Teleaudiology Saves Time and Money

Story Number: NNS200309-13Release Date: 3/9/2020 12:19:00 PM
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From Dave Marks, Naval Hospital Twentynine Palms Public Affairs Officer

TWENTYNINE PALMS, California (NNS) -- Audiologists are used to being separated from their patients. Usually, they sit at a control console and send the patient into a booth where a series of tones are administered to assess hearing. So, it shouldn’t matter if the booth is 133 miles away, as long as there is a skilled technician on site to assist. That’s the situation at Naval Hospital Twentynine Palms (Navy Readiness and Training Command Twentynine Palms), the pilot site for Navy Medicine’s teleaudiology program.

Naval Hospital Twentynine Palms, located in the California Mojave Desert, is considered a remote location. Its two branch healthcare clinics, in Ridgecrest, California and Bridgeport, California, are even more remote.

The teleaudiology program allows patients on the Hearing Conservation Program to be seen in a timely manner and avoids the cost of either the provider or patient traveling on temporary-duty assignment (TAD) orders, representing a significant savings in time and money.

Navy lieutenant Kathryn Buchanan, audiology department head, noted that before the inception of teleaudiology, it was difficult to provide access to care within the 28-day prescribed window. Providers only traveled to the branch clinics on a quarterly basis. Hearing-conservation program members can now forego the all-day trip, 133 miles one-way trip through the Mojave Desert and instead stop by the on-site teleaudiology booth for a 30-minute appointment.

“It’s all been extremely positive,” Lt. Buchanan said. “Everyone really likes that they don’t have to travel TAD to come here to get a hearing test. Patients really liking that access to care. They can be seen quickly and can then go about the rest of their day. It’s cutting out a lot of time away from work, not only for providers but also for our patients as well.”

According to an article published by the DoD Hearing Center of Excellence in 2018, “Veterans Benefits Administration reported there were 1.6 million and 1.1 million veterans receiving disability compensation in Fiscal Year 2016 for tinnitus and hearing loss, respectively.”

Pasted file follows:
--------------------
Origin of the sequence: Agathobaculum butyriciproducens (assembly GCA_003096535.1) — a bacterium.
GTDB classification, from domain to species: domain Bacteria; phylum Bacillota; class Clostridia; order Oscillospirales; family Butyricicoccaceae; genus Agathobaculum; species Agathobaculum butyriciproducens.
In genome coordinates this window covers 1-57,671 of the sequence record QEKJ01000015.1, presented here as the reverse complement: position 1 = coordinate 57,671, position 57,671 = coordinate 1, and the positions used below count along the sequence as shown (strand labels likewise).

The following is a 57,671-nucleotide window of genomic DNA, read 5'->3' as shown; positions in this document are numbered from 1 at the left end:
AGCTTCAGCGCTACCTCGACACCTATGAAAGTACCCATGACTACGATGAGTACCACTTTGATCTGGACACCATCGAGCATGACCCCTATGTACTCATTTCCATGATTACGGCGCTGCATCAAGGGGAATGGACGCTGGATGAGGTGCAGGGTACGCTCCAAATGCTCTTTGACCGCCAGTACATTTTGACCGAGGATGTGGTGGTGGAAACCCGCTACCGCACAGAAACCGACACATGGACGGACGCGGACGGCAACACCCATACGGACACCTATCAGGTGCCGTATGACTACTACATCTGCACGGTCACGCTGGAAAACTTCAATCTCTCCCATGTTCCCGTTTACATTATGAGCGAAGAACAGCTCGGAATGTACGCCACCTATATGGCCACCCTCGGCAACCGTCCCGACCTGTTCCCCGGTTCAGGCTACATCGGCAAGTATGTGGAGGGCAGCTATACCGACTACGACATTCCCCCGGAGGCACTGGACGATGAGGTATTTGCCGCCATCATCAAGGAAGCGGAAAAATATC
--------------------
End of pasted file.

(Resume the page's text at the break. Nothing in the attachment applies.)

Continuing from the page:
In an article in Noise and Health published by the National Institutes of Health, in 2015 nearly 500,000 U.S. veterans were receiving over $1 billion annually in Department of Veterans Affairs (VA) compensation for hearing loss.

“Yes, hearing loss is costing the Department of Defense billions of dollars,” Lt. Buchanan said. “Tinnitus and hearing loss are the top two most costly disabilities for the VA and DoD.”

Lt. Buchanan continued: “If you’re enrolled in the hearing conservation program, you are receiving a lot more education.” Department of Defense employees (military and civilian) who work in a noise-hazardous environment are placed in the Hearing Conservation Program.

“This benefits everyone who is enrolled,” Lt. Buchanan said. “I’ve received a lot of positive feedback from individuals who I see on an annual basis. Once they learn how to effectively use hearing protection, the next year when you see them, they’re like, oh yeah, I remember how to do that correctly. Unfortunately hearing loss that occurs due to noise exposure is permanent. But I always say that the good news is, it’s preventable.” 

Naval Hospital Twentynine Palms currently has a teleaudiology booth in its Branch Health Clinic China Lake in Ridgecrest, California. An LVN nurse assigned to China Lake assists with the hearing tests. A teleaudiology booth is in the process of being installed at Branch Health Clinic Bridgeport, in Bridgeport, California. Once in comes online in the next few months, service members requiring a hearing test will be able to forego the 400-mile, eight-hour drive and instead get the 30-minute test at their own duty station.  


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